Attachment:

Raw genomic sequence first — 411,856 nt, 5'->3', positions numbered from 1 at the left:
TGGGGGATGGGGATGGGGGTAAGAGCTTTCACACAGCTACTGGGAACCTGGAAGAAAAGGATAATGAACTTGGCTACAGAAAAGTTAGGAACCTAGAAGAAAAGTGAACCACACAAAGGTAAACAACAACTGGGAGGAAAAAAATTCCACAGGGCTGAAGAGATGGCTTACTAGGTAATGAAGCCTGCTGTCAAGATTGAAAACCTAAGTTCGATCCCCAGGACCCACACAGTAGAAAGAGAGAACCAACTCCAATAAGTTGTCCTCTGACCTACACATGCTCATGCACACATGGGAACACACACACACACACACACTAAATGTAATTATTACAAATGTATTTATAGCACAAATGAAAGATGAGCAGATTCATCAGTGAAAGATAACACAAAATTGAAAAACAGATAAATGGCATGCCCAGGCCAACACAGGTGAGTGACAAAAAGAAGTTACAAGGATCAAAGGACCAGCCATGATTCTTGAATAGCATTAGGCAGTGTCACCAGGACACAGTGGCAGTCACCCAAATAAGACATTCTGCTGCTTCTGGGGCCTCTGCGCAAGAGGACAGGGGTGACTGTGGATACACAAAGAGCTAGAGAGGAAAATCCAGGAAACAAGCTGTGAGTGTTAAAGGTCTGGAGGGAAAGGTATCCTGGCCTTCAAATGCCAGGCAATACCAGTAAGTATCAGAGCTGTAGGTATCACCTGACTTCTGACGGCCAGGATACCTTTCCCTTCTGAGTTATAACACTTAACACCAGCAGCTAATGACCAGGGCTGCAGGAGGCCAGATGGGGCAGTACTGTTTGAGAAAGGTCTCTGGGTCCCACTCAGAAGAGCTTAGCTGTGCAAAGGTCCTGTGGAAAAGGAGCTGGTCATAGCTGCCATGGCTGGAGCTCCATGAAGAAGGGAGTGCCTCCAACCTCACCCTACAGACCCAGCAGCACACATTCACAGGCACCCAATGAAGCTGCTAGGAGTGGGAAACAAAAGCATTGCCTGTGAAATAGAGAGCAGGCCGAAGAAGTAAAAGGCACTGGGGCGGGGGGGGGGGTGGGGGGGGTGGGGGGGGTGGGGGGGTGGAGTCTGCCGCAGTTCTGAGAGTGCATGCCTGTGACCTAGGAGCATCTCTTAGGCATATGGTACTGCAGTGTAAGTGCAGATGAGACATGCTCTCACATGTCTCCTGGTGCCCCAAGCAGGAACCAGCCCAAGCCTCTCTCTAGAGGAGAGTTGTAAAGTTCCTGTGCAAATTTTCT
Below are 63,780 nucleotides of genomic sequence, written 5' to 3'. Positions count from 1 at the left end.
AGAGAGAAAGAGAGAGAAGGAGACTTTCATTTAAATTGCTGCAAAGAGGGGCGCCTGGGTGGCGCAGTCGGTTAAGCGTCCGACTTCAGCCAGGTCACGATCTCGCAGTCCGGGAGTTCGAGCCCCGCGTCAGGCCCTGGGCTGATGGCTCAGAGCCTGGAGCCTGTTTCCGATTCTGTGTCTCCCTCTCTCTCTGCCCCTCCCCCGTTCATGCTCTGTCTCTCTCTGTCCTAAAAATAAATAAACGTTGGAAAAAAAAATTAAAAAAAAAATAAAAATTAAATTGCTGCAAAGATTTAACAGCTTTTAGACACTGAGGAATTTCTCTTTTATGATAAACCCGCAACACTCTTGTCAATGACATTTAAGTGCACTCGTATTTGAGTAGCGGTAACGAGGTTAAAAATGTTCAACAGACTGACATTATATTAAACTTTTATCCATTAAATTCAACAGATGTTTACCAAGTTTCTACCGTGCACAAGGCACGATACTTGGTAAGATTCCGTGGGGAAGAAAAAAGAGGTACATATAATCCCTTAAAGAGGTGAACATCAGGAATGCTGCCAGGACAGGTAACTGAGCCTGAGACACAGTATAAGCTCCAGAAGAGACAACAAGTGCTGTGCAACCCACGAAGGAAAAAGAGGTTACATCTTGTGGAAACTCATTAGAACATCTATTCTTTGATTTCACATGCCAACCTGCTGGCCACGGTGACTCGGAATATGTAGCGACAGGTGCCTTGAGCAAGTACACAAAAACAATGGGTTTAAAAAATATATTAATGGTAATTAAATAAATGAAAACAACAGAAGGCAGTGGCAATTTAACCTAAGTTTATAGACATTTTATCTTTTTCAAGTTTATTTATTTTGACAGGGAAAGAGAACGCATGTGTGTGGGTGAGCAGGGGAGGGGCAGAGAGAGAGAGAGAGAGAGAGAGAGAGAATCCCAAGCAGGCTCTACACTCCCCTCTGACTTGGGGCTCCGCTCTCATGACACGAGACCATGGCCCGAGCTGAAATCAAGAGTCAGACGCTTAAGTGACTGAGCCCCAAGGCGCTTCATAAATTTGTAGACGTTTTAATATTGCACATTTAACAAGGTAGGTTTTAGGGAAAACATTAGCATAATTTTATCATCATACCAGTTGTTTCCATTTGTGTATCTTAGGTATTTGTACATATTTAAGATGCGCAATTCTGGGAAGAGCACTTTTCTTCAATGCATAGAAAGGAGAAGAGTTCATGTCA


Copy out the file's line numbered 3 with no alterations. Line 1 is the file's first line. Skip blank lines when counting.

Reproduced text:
Below are 63,780 nucleotides of genomic sequence, written 5' to 3'. Positions count from 1 at the left end.